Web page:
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Now let's get down to business.

WITH THE demise of apartheid, South Africa is moving to establish an economic presence in the Arabian Gulf, despite the continuing official Arab ban on trade links with Pretoria. In late-May, the Durban-based shipping company Unicorn, in joint venture with Belgian shipping line CMB Transport (CMBT), started the first direct sailings from South Africa to the Gulf. Two container ships, the Bagatel and the Eliza, are operating the fortnightly services from Durban, via East African ports, to Dubai returning via Karachi and Bombay.

Mike Ford a senior Unicorn executive, said that Dubai would be "the hub of distribution to all parts of the Gulf". He stressed that Unicorn had encountered no political difficulties arranging the service. He and a colleague had toured the ports to call in late February. "Everywhere we went we were received warmly," Ford said.

The new shipping service is only one in a series of indications of South Africa's hopes for exports to the Arab world. At a business conference in Pretoria last September, a senior foreign ministry official, Neil van Heerden, said: "Bearing in mind that business [in the Middle East] is done in hard currency, it becomes very nearly irresistible."

The following month two teams, comprising representatives of 20 South African companies, visited Egypt and several Gulf states to explore the opportunities. Another large delegation, headed by the official South African Foreign Trade Organisation, toured the Gulf in May.

Unicorn and the South African private airline Flitestar will meanwhile be among the co-sponsors of a South African trade show in Dubai in October. The same month, Flitestar will inaugurate the first direct flights from South Africa to Bahrain, via Mombasa in Kenya. Bahraini aviation officials were exuberant. "It's the first time a totally new carrier to the region has come to Bahrain first," one was quoted as saying. "We will be the first airport in the region to have direct access to the southern part of the continent, and it will fill a major void in our network."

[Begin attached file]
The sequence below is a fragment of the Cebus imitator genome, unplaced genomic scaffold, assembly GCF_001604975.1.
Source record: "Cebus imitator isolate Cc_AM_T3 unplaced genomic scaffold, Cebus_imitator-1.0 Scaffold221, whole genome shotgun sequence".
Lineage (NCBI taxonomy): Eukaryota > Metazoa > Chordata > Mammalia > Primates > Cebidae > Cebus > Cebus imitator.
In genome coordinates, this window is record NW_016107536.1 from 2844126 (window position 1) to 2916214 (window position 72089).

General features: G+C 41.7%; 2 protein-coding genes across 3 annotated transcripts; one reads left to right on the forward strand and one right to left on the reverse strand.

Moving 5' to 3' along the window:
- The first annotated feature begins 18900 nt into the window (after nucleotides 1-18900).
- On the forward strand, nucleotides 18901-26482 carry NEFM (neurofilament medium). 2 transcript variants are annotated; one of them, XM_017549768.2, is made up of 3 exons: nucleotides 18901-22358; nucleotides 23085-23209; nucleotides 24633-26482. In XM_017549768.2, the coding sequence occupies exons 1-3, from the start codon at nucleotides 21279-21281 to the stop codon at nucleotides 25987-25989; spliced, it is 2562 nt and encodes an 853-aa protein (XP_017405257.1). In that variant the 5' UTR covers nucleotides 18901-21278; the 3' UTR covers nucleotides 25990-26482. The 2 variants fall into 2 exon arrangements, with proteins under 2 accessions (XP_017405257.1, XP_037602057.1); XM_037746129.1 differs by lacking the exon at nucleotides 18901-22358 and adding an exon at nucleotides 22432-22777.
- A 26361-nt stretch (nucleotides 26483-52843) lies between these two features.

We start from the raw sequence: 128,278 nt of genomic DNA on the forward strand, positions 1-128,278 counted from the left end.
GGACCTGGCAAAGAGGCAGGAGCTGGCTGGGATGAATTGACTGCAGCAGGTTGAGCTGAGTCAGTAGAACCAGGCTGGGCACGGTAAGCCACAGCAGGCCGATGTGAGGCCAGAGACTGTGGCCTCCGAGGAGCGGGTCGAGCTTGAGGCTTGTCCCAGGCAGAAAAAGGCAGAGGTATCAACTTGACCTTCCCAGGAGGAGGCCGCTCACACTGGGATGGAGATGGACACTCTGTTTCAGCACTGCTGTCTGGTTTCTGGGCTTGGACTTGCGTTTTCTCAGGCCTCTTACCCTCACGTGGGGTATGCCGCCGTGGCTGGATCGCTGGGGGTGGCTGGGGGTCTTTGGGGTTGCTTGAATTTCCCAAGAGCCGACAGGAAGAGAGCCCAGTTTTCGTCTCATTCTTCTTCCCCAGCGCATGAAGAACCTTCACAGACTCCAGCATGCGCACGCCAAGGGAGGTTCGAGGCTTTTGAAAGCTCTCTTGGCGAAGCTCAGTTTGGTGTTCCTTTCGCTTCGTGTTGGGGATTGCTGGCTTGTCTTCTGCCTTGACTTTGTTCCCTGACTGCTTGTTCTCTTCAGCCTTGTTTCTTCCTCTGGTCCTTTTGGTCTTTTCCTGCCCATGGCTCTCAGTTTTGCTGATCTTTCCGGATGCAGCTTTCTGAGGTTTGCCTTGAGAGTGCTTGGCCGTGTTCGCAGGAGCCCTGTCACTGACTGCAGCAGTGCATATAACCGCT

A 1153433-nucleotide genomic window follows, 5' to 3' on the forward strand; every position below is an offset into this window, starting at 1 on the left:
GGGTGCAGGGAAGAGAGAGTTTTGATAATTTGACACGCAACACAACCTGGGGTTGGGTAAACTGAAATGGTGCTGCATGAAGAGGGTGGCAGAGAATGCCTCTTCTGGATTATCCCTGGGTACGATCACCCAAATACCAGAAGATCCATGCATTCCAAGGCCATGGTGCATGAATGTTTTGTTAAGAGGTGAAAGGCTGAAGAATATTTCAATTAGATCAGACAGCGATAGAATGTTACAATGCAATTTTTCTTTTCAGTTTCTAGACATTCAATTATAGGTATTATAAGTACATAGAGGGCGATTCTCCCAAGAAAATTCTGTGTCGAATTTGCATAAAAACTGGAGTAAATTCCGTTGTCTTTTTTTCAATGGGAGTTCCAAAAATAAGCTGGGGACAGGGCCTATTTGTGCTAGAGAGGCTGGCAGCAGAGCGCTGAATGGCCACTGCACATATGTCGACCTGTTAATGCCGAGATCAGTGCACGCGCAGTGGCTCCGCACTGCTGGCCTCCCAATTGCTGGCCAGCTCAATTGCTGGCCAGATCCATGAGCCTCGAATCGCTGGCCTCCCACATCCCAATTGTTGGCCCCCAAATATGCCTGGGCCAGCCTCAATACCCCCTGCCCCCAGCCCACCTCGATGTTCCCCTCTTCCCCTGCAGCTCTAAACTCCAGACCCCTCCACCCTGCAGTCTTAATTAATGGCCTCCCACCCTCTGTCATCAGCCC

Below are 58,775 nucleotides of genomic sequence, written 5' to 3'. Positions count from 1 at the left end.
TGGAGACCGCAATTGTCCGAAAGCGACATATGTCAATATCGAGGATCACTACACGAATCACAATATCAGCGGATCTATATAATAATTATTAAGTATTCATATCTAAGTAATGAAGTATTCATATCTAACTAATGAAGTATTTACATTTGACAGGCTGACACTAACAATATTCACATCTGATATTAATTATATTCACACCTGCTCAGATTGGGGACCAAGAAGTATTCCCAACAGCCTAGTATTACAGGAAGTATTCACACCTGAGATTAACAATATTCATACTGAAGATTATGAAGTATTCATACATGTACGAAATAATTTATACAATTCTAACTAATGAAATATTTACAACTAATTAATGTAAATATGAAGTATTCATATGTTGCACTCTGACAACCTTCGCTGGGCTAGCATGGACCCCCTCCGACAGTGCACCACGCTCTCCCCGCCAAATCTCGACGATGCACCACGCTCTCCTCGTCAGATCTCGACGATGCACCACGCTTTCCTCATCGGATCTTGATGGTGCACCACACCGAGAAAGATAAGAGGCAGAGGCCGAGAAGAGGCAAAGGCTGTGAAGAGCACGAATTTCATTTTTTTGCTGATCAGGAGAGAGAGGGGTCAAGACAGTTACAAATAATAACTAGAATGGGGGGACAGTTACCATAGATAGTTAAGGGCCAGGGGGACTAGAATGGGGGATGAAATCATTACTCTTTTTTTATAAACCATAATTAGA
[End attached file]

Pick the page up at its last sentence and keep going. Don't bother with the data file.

The flow of businessmen exploring the scope for trade is not just one way. A delegation from the Bahrain Chamber of Commerce recently visited South Africa. "We were impressed with the degree of interest in this region" one of them commented. "They have made it a top priority for trade in the future."

Following the visit, the Bahrain Chamber's vice-president, Hassan Zainalabedin, urged a formal normalisation of political and economic relations with Pretoria. "The time is right . . . many changes have taken place in South Africa."

For South Africa, access to Middle Eastern oil is a key consideration. Even in the bad old days of full-scale apartheid, much of the country's oil came illicitly from the Middle East. Already the flow, organised by independent traders, appears to have increased sharply -- to the point where Pretoria has been able to dispense with the strategic oil reserves it once maintained in disused mines. Space in the storage caverns is now being offered for rent to international oil companies.

Officially, the Arab League is likely to lift its sanctions only after the Organisation of African Unity (OAU) has dropped its own embargo of South Africa. Unofficially, normalisation is already well under way.
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Title Annotation:Business and Finance; South Africa's economic initiatives in the Middle East
Author:George, Alan
Publication:The Middle East
Date:Jul 1, 1992
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